The webserver had a improper authentication (CWE-287) vulnerability with the highest criticality rating of 10.0.  IniNet Solutions GmbH has stated that the “webserver is designed to used in a protected environment”, so this might be why there is this lack of authentication. The vulnerabilty allows a malicious attacker to bypass the authentication and gain access to various pages on the webserver.  Some of these pages, such as the HMI ones, held sensitive data that the attacker could access.  They would also have the ability to modify and control PLC variables.

The company has released a new version of the webserver, V2.02.011, that allows users to implement basic authentication.  It can be found here at http://spidercontrol.net/download/downloadarea/?lang=en and the instructions for implementing this can be found in the V2.02.011 user manual.  They also have provided some best practices for users to follow to keep their systems secure.  These recommendations include never connecting a PLC to the internet unless absolutely necessary and, if so, using a managed infrastructure, minimize network exposure for all control devices and systems, and isolate all control system networks and remote devices from the business network.  Currently, no public exploits have been found that are specifically targeting this vulnerability.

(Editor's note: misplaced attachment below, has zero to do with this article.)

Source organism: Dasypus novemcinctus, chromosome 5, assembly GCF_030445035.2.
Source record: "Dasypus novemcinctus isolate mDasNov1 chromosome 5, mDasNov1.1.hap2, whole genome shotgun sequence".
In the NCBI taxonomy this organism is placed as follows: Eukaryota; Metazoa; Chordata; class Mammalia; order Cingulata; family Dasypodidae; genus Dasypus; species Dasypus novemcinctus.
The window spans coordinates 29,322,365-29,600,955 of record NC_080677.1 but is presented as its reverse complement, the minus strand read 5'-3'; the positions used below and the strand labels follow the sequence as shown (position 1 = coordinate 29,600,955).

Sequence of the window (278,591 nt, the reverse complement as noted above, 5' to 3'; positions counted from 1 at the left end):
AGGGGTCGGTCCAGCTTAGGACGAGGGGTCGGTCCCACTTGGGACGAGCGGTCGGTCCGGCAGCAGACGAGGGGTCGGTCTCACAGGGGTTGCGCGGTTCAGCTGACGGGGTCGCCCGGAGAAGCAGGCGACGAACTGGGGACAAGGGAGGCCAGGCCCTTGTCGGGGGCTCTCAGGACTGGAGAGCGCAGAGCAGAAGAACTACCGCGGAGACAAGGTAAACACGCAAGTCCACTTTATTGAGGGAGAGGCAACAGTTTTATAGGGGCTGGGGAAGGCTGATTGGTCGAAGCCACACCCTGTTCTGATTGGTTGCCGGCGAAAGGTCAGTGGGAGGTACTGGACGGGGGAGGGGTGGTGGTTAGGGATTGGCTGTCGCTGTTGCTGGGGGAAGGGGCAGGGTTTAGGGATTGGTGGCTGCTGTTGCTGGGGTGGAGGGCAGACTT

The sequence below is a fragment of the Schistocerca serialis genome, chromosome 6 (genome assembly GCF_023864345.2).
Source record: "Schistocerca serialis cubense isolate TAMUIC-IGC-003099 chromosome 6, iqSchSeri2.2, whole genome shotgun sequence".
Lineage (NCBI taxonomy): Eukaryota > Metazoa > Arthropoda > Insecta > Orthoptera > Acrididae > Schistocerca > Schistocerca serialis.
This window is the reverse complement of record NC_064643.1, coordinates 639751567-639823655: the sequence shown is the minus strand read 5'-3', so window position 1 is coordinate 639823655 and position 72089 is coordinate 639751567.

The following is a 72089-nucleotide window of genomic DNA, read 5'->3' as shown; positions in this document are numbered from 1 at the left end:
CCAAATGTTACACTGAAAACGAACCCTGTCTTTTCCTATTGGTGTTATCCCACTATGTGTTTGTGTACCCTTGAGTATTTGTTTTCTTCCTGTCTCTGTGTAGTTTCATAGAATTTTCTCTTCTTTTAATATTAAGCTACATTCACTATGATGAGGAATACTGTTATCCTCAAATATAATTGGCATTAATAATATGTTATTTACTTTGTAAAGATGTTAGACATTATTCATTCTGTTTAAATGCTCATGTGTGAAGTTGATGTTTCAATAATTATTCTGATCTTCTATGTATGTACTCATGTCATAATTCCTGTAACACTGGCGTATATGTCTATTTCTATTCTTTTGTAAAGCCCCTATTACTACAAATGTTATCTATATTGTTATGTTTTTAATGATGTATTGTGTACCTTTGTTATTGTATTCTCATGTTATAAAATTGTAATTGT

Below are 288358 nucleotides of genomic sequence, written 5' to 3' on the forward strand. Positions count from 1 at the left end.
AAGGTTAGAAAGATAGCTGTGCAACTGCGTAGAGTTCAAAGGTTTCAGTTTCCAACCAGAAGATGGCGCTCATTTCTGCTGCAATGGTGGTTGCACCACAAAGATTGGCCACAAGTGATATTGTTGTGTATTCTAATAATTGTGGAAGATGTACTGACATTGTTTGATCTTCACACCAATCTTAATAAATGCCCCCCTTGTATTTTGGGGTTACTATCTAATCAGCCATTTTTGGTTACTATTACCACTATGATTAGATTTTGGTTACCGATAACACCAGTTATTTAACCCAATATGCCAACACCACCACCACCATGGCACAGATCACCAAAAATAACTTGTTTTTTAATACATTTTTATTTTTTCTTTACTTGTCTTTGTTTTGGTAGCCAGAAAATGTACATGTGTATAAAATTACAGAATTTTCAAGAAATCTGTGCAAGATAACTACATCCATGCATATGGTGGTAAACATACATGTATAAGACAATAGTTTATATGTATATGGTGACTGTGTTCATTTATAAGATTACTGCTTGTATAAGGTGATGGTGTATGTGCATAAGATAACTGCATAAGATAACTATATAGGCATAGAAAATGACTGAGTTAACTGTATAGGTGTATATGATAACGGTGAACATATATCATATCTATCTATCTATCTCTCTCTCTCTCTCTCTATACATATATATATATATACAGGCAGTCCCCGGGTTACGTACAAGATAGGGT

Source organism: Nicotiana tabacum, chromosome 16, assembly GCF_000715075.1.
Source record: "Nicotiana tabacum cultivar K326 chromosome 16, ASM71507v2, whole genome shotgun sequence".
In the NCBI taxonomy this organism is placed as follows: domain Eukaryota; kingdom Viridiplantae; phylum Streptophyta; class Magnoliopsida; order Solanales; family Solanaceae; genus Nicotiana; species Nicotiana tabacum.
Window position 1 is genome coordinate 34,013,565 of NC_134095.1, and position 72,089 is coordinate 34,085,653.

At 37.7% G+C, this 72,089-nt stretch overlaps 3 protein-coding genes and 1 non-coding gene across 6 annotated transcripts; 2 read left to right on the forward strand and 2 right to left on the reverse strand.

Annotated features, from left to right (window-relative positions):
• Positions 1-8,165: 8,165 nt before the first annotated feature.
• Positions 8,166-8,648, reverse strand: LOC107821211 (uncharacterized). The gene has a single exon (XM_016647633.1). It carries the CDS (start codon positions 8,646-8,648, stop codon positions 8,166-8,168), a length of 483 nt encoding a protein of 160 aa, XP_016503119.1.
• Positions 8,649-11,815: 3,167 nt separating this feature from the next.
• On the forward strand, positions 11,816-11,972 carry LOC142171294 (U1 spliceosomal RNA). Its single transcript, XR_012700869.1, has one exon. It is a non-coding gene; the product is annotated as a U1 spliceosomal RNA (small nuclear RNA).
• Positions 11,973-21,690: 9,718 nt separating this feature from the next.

Source: ICSA-17-264-04 (ICS-CERT)


Vulnerability Found in Schneider Electric Equipment

Researcher Aaron Portnoy, formerly of Exodus Intelligence, found a critical vulnerability in Schneider Electric’s InduSoft Web Studio and InTouch Machine Edition.  These systems are used in the critical manufacturing, energy, healthcare and public health, and water and wastewater systems sectors around the world.  The InduSoft Web Studio is a set of automation tools that provide users the start of building human machine interfaces (HMI), supervisory control and data acquisition (SCADA) systems, and embedded instrumentation solutions.  InTouch Machine Edition is a highly flexible HMI that is setup to provide varying levels of control.  This means that if either of these systems are compromised, the attacker would have a lot of power on the system.